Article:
Africa

AskyI recently joined a new frequent flyer program, which is not something I expected to do. I am already a member of several, covering each of the three major airline alliances, and I thought I was pretty well set. But as I sat in the departure lounge in Lomé, the capital of the West African nation of Togo, waiting to board a flight to Abidjan, Ivory Coast, a pretty young lady in company livery invited me to join the ASky Club. ASky is a new, mostly private, airline that serves a substantial West and Central African route network, operating Boeing 737 and Bombardier Dash-8 aircraft. It is affiliated with Ethiopian Airlines, which offers connections to North and South America, Europe, and Asia.  [click to continue…]

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About 10 days ago I sat at breakfast  in Lomé, the capital of Togo, a sliver of a country in West Africa, watching French TV news of the capture, and what turned out to be false reports of the liberation, of seven French tourists in northern Cameroon by the Nigerian radical Islamist group Boko Haram. It was hard not to feel concerned about the future of this part of the world. Lomé is a good 800 miles as the crow flies from where this most recent drama occurred – and a similar distance from northern Mali, where fierce fighting continues for control of the city of Gao – and I was in far more danger there from motorcycles going the wrong way down one-way streets than from terrorist kidnappers. But the fairly recent emergence of economic dynamism in much of Africa after decades of stagnation due to poor governance and political and ethnic strife remains fragile, and these developments highlight the risk. [click to continue…]

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It must come as some reassurance to Mitt Romney that he is not the only would-be President who says remarkably silly things while visiting foreign lands. Last month Hillary Clinton, on a tour of sub-Saharan Africa, delivered a speech in Senegal in which she said that the United States would stand up for democracy and universal human rights “even when it might be easier or more profitable to look the other way, to keep the resources flowing.” In a barely veiled dig at China, she added, “Not every partner makes that choice, but we do and we will.”

China is widely seen as engaging in an aggressive grab for Africa’s energy and mineral wealth in ways many African leaders find irresistible. Unlike the United States and multilateral institutions such as the World Bank, in which the U.S. has a dominant position, the Chinese offer money and technical assistance without attaching bothersome conditions on human rights, democracy, and free markets. [click to continue…]

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Here is a great article on the appeal – and the risks – to investors in frontier markets. The article makes the critical point that the frontier markets universe extends far beyond the 25 countries included in the MSCI Frontier Markets Index.  This means, though, that getting into these markets is likely to be more challenging, especially for individual investors, since many of the most attractive opportunities are likely to be in non-listed companies, whether through direct investment or over-the-counter share purchases

          
 By Helen Burnett-Nichols, Reposted from Fundweb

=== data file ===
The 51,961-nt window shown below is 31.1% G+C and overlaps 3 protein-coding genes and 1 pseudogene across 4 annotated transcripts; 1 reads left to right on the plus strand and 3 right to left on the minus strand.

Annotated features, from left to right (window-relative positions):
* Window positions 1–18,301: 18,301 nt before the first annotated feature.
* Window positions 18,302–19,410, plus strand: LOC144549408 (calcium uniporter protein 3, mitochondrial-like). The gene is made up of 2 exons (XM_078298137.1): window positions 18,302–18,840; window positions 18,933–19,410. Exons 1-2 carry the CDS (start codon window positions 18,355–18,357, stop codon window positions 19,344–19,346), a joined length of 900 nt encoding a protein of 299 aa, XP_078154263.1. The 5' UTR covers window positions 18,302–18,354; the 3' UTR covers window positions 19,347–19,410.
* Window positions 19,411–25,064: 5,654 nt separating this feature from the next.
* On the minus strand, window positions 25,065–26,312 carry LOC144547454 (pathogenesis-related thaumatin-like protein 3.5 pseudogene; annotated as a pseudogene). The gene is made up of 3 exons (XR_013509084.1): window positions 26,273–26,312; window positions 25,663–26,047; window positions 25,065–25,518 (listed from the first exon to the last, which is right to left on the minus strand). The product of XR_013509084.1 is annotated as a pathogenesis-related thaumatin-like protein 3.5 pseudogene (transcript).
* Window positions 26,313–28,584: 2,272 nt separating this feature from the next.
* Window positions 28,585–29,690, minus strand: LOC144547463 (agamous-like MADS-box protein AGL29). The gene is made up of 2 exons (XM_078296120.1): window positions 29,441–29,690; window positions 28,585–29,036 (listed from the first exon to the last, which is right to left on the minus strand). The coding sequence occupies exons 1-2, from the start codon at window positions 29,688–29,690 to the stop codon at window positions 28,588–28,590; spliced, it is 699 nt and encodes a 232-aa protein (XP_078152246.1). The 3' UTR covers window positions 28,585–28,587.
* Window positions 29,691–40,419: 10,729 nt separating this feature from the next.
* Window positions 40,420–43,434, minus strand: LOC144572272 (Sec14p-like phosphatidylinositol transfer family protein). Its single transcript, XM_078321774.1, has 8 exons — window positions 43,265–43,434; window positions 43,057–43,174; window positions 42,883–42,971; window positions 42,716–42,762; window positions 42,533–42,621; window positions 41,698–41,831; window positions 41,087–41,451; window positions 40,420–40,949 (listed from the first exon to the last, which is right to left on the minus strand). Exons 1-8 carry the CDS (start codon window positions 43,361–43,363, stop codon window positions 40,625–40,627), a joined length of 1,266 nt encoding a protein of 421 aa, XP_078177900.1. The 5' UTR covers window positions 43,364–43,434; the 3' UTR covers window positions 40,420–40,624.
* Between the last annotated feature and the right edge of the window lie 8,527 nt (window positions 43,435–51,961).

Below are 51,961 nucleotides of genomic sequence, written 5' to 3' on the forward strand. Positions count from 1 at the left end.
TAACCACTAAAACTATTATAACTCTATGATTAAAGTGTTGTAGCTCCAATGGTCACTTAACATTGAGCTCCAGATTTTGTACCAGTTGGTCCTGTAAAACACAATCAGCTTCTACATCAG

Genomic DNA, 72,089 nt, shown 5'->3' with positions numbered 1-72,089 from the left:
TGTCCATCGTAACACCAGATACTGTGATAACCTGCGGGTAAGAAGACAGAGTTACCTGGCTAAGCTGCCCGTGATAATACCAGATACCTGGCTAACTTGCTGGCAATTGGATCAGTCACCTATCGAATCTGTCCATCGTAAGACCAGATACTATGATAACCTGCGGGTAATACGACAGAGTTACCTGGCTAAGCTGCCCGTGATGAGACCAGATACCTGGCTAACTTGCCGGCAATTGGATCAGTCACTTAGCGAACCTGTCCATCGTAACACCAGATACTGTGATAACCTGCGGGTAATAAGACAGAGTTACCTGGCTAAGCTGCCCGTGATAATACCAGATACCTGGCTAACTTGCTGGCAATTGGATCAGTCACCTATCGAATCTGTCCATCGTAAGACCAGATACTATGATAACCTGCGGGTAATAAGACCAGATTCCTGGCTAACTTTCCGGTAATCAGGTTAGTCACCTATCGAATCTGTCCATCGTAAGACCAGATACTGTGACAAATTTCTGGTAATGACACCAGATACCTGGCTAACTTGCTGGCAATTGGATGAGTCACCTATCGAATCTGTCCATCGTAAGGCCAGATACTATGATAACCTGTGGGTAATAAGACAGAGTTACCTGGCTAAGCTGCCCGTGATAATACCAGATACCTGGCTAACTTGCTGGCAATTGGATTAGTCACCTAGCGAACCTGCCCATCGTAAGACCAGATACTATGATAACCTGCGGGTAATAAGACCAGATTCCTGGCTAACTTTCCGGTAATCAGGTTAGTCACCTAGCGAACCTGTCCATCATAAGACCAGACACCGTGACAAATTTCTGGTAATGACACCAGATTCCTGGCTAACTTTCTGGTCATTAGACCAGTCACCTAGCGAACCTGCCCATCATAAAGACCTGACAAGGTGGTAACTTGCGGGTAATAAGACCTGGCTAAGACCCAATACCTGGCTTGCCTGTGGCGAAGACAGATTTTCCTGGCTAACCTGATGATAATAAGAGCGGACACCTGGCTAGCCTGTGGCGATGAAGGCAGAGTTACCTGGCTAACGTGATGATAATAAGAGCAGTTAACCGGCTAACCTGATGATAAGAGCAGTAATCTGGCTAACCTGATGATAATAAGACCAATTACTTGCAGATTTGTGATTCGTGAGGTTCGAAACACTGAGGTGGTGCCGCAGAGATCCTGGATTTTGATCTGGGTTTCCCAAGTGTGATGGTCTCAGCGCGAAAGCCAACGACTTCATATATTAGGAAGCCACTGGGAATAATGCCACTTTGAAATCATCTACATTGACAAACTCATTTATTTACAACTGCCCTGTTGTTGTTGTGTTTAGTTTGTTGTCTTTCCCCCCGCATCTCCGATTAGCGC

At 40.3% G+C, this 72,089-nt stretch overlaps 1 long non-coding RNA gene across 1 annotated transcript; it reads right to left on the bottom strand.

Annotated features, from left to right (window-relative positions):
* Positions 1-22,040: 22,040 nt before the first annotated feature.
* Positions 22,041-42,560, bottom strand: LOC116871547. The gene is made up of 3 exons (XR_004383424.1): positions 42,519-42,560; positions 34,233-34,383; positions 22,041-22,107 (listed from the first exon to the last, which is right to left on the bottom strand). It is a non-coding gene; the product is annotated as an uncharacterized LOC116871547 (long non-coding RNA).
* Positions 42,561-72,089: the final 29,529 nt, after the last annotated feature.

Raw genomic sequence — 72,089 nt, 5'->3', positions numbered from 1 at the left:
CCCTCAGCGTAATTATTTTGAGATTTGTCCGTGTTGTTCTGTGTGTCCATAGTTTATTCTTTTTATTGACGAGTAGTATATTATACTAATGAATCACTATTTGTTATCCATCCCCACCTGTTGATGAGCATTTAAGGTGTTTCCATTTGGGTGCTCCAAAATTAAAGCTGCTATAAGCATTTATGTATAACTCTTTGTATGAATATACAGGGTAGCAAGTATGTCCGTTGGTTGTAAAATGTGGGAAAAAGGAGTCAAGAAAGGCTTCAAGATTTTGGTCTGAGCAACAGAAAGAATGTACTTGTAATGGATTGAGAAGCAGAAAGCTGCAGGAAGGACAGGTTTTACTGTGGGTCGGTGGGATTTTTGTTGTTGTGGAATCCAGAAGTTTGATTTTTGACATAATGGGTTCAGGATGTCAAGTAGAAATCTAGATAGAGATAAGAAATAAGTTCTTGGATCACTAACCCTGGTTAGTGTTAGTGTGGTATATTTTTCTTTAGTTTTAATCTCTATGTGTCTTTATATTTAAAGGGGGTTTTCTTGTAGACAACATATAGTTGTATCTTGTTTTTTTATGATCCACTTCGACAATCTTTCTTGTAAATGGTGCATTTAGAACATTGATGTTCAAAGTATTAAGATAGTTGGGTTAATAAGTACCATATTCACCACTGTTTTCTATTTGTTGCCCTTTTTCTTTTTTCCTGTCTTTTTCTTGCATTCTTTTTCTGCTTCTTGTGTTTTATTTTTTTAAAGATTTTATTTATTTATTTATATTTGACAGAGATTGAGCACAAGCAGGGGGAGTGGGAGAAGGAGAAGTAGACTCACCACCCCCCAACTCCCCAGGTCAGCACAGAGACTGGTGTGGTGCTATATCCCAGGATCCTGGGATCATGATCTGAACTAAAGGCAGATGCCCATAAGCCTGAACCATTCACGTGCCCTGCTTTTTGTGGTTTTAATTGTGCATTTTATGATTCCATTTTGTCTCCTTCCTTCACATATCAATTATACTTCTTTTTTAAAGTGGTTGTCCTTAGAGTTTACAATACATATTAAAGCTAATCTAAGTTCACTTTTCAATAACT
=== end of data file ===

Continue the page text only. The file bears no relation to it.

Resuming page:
Frontier markets, such as those in Africa, Asia and the Middle East, offer opportunities and an alternative investment universe as economies grow and systems stabilise, writes Helen Burnett-Nichols.While compelling growth stories abound in the world’s frontier investment markets, uncertainty around rapidly evolving political situations as well as ongoing corporate governance and liquidity problem seem to be keeping some investors on the sidelines.
Often characterised by having some form of political or macroeconomic risk or under-developed capital markets, it appears the frontiers space may be losing out to perceived safer options elsewhere in the world, following a number of periods of volatility over the last 18 months.

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If any event could illustrate the fragility of the BRICS conceit, it is the recent blackout in India, which left as many as 600 million people without power for up to two days. More than anything else, it reveals the sorry state of India’s governance. Yes, there are some extenuating circumstances: an unusually hot and dry monsoon season, which has reduced the available flow in hydroelectric plants while also causing the wealthy to use more power to run their air conditioners, while at the same time farmers are using more power to run pumps bringing up irrigation water from deep wells.

But the real story is under-investment in power generation, in coal production, and in transmission and distribution infrastructure, which in turn are attributable to monopoly pricing, hugely inefficient subsidies, endemic corruption, and political stagnation. The power outage was unique only in its extent and duration. Businesses, households, and public institutions all rely on diesel generators, which to a large extent have gone from a backup to the primary source of electricity, as “load shedding” – the system of rolling blackouts that utilities impose to reduce the strain on an overtaxed network, which often deprive whole areas of a city of power for as much as 14 hours a day. The event, and the global publicity it has attracted, has put a dent in India’s self-image as a nascent superpower. India has nuclear weapons and a space program – it launched a lunar probe in 2008 and has announced plans to send an orbiter to Mars next year – but it can’t keep the lights on. [click to continue…]

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